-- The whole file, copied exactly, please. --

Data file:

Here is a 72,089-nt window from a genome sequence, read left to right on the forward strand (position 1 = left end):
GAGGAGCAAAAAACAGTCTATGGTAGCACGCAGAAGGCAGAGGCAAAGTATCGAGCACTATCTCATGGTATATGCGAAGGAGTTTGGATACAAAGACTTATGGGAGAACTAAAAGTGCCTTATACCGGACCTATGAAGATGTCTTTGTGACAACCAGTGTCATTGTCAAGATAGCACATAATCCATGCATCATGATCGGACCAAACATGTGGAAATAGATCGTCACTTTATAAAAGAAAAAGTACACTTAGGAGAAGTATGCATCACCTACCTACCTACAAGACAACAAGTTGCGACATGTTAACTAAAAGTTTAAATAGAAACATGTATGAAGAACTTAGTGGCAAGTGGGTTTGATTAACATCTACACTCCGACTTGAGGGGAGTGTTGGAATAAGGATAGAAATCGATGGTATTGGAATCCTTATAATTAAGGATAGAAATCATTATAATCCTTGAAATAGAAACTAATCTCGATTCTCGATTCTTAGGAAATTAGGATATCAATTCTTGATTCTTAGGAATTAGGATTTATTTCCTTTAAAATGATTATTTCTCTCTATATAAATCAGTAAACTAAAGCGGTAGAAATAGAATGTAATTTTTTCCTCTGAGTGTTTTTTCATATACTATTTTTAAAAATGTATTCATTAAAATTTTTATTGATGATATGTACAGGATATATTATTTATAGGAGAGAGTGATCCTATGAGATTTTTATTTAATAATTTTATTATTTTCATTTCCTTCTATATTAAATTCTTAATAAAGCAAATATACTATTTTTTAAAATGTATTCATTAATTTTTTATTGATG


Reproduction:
Here is a 72,089-nt window from a genome sequence, read left to right on the forward strand (position 1 = left end):
GAGGAGCAAAAAACAGTCTATGGTAGCACGCAGAAGGCAGAGGCAAAGTATCGAGCACTATCTCATGGTATATGCGAAGGAGTTTGGATACAAAGACTTATGGGAGAACTAAAAGTGCCTTATACCGGACCTATGAAGATGTCTTTGTGACAACCAGTGTCATTGTCAAGATAGCACATAATCCATGCATCATGATCGGACCAAACATGTGGAAATAGATCGTCACTTTATAAAAGAAAAAGTACACTTAGGAGAAGTATGCATCACCTACCTACCTACAAGACAACAAGTTGCGACATGTTAACTAAAAGTTTAAATAGAAACATGTATGAAGAACTTAGTGGCAAGTGGGTTTGATTAACATCTACACTCCGACTTGAGGGGAGTGTTGGAATAAGGATAGAAATCGATGGTATTGGAATCCTTATAATTAAGGATAGAAATCATTATAATCCTTGAAATAGAAACTAATCTCGATTCTCGATTCTTAGGAAATTAGGATATCAATTCTTGATTCTTAGGAATTAGGATTTATTTCCTTTAAAATGATTATTTCTCTCTATATAAATCAGTAAACTAAAGCGGTAGAAATAGAATGTAATTTTTTCCTCTGAGTGTTTTTTCATATACTATTTTTAAAAATGTATTCATTAAAATTTTTATTGATGATATGTACAGGATATATTATTTATAGGAGAGAGTGATCCTATGAGATTTTTATTTAATAATTTTATTATTTTCATTTCCTTCTATATTAAATTCTTAATAAAGCAAATATACTATTTTTTAAAATGTATTCATTAATTTTTTATTGATG